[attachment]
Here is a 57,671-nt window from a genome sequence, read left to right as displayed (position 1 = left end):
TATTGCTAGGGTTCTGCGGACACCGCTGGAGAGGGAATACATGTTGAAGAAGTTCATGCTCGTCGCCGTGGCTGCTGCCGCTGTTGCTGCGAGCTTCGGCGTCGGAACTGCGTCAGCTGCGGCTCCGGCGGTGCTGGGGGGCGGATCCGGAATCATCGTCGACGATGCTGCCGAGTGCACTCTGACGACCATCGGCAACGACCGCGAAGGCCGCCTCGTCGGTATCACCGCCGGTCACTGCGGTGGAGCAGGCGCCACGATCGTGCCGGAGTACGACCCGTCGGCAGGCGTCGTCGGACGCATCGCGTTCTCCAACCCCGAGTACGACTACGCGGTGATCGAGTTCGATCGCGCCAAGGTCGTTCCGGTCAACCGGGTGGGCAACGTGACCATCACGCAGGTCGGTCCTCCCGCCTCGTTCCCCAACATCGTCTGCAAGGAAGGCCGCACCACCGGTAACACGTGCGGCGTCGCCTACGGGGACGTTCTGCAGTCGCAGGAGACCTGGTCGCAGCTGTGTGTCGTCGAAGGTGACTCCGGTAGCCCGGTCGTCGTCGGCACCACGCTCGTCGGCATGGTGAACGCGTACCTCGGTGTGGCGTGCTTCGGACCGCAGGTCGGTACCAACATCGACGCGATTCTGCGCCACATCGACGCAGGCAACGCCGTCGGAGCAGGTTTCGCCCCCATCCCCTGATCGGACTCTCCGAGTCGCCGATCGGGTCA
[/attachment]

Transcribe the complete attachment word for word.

Here is a 57,671-nt window from a genome sequence, read left to right as displayed (position 1 = left end):
TATTGCTAGGGTTCTGCGGACACCGCTGGAGAGGGAATACATGTTGAAGAAGTTCATGCTCGTCGCCGTGGCTGCTGCCGCTGTTGCTGCGAGCTTCGGCGTCGGAACTGCGTCAGCTGCGGCTCCGGCGGTGCTGGGGGGCGGATCCGGAATCATCGTCGACGATGCTGCCGAGTGCACTCTGACGACCATCGGCAACGACCGCGAAGGCCGCCTCGTCGGTATCACCGCCGGTCACTGCGGTGGAGCAGGCGCCACGATCGTGCCGGAGTACGACCCGTCGGCAGGCGTCGTCGGACGCATCGCGTTCTCCAACCCCGAGTACGACTACGCGGTGATCGAGTTCGATCGCGCCAAGGTCGTTCCGGTCAACCGGGTGGGCAACGTGACCATCACGCAGGTCGGTCCTCCCGCCTCGTTCCCCAACATCGTCTGCAAGGAAGGCCGCACCACCGGTAACACGTGCGGCGTCGCCTACGGGGACGTTCTGCAGTCGCAGGAGACCTGGTCGCAGCTGTGTGTCGTCGAAGGTGACTCCGGTAGCCCGGTCGTCGTCGGCACCACGCTCGTCGGCATGGTGAACGCGTACCTCGGTGTGGCGTGCTTCGGACCGCAGGTCGGTACCAACATCGACGCGATTCTGCGCCACATCGACGCAGGCAACGCCGTCGGAGCAGGTTTCGCCCCCATCCCCTGATCGGACTCTCCGAGTCGCCGATCGGGTCA